Middle Grade Civil Rights Nonfiction

Even as the United States condemned Hitler and the Holocaust, political leaders in the south held fast to the idea that black people were inferior to white people. Policemen, the KKK, and most white people in the south ignored U.S. integration laws and continued to demoralize black people, sometimes beating them or killing them without penalty. This list captures the major resistance events of the 50s and 60s: bus integration, school integration, freedom marches, sit-ins, Freedom Riders and the Freedom Summer. For a general book about these events, try Freedom’s Children: Young Civil Rights Activists Tell Their Own Stories or my personal favorite Chasing King’s Killer.

Twelve Days in May: Freedom Ride 1961 by Larry Dane Brimner

A short, but detailed, account of the historic journey of the Freedom Riders in May 1961. Thirteen people, both black and white, were selectively chosen to ride a bus from Washington, DC to New Orleans. Knowing the US Supreme Court had ruled bus segregation unconstitutional, they planned to ignore all segregation signs in the south. They were beaten and their bus set on fire.

March Forward, Girl: From Young Warrior to Little Rock Nine by Melba Pattillo Beals

Melba Pattillo Beals is best known for being one of the nine students who integrated Central High in Little Rock Arkansas in 1957. She describes her feelings about being judged as inferior for her skin color and her determination to attend the brand-new, all-white high school even though she would be bullied for doing so. 

Attucks!: Oscar Robertson and the Basketball Team that Awakened a City by Phillip Hoose

In the 40s and 50s, black kids in Indianapolis attended a segregated high school called Crispus Attucks. The basketball team wasn’t allowed to play public schools. When the Board of Education finally agreed to allow Attucks to play public schools, the city of Indianapolis witnessed a champion team in the making. The all-white high schools suddenly wanted black players on their basketball teams.

Chasing King’s Killer by James L. Swanson

This book is a must for readers of crime thrillers. Swanson tells the story of Martin Luther King’s assassination as if it’s fiction. He provides all the minute details that make a story interesting. He cuts back and forth between King and his assassin, James Earl Ray, moment by moment to that fateful moment when King stands on a hotel balcony and Ray aims his rifle.

Turning 15 on the Road to Freedom by Lynda Blackmon Lowery

As a teen, Lynda Blackmon and her black classmates were given liberty by their teachers and administrators to skip school to participate in peaceful demonstrations. Eventually she got used to being hauled off to jail. In one such demonstration, state troopers attacked Blackmon and other children as they crossed the Edmund Pettus Bridge in Selma, Alabama, a day that came to be called “Bloody Sunday.”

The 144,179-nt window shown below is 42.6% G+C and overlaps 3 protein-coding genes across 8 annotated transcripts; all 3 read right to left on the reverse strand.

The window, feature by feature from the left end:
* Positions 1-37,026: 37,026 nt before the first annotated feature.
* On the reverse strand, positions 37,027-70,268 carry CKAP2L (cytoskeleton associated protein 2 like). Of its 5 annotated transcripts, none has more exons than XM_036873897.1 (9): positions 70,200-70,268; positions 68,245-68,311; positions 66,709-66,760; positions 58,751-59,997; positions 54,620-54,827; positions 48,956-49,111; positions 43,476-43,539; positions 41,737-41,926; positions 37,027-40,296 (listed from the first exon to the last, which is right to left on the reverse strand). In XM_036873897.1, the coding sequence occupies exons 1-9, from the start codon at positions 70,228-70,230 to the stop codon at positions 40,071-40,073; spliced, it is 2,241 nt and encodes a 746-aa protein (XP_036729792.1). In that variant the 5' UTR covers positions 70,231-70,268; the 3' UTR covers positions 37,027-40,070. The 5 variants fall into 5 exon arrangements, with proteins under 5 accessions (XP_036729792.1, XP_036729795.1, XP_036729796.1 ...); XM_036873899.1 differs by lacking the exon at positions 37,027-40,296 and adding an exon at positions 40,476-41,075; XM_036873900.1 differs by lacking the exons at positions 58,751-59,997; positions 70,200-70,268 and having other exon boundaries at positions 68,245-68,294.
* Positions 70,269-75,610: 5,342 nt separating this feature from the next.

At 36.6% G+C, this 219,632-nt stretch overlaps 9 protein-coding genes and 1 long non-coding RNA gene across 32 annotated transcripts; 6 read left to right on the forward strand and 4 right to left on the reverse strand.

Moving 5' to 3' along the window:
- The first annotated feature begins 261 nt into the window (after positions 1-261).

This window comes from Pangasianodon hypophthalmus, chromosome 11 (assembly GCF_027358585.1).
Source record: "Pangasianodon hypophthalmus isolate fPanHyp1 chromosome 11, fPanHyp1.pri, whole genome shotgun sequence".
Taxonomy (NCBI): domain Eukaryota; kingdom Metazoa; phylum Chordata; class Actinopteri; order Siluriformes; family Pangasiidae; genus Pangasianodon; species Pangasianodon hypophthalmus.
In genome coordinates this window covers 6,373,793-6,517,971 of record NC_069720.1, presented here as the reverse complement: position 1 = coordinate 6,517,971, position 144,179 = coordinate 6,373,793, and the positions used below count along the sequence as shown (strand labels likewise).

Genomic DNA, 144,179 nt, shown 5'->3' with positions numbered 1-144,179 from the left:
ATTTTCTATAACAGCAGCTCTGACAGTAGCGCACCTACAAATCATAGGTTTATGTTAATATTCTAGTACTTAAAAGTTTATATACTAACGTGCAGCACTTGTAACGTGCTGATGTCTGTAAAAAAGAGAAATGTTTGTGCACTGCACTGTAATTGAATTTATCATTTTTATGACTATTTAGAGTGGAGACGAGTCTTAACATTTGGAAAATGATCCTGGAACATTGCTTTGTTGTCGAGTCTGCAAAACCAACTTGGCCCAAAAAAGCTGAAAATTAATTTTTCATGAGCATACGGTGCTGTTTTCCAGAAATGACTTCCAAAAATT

Claudette Colvin: Twice Toward Justice by Phillip Hoose

Claudette Colvin was 15-years-old when she refused to give up her seat to a white person on a bus. She knew the U.S. government had outlawed bus segregation, but Alabama ignored the law. The police came, dragged her off the bus, and threw her in jail. Her case went to trial and she was found guilty.

Freedom’s Children: Young Civil Rights Activists Tell Their Own Stories by Ellen Levine

This book gives short eyewitness accounts of all the major events of the Civil Rights movement from the perspective of the kids who lived it. Kids describe how they felt about the general segregation practices, bus boycotts, school segregation, freedom marches, Freedom Summer, and Freedom Rides. Some kids were participants.

Freedom Summer by Susan Goldman Rubin

Freedom Summer is the term used to describe the voter registration initiative in Mississippi in the summer of 1964. At the time, black people had to pass difficult tests to vote. Pro-integration volunteers felt voting was the way for black people to legally bring about change, which enraged racist policemen and the KKK. In a typical cover-up, they murdered three volunteers, setting off the largest civil rights investigation in history.

Hidden Figures by Margot Lee Shetterly (Young Readers’ Edition)

During the employment shortage of World War II, four mathematically talented black women took advantage of the situation and landed jobs at Langley Air Force Base. Though they proved themselves equal to men in their capabilities, they still had to deal with the segregation laws in effect at the time. With the space race on after WWII, these women remained employed and contributed to U.S. success.

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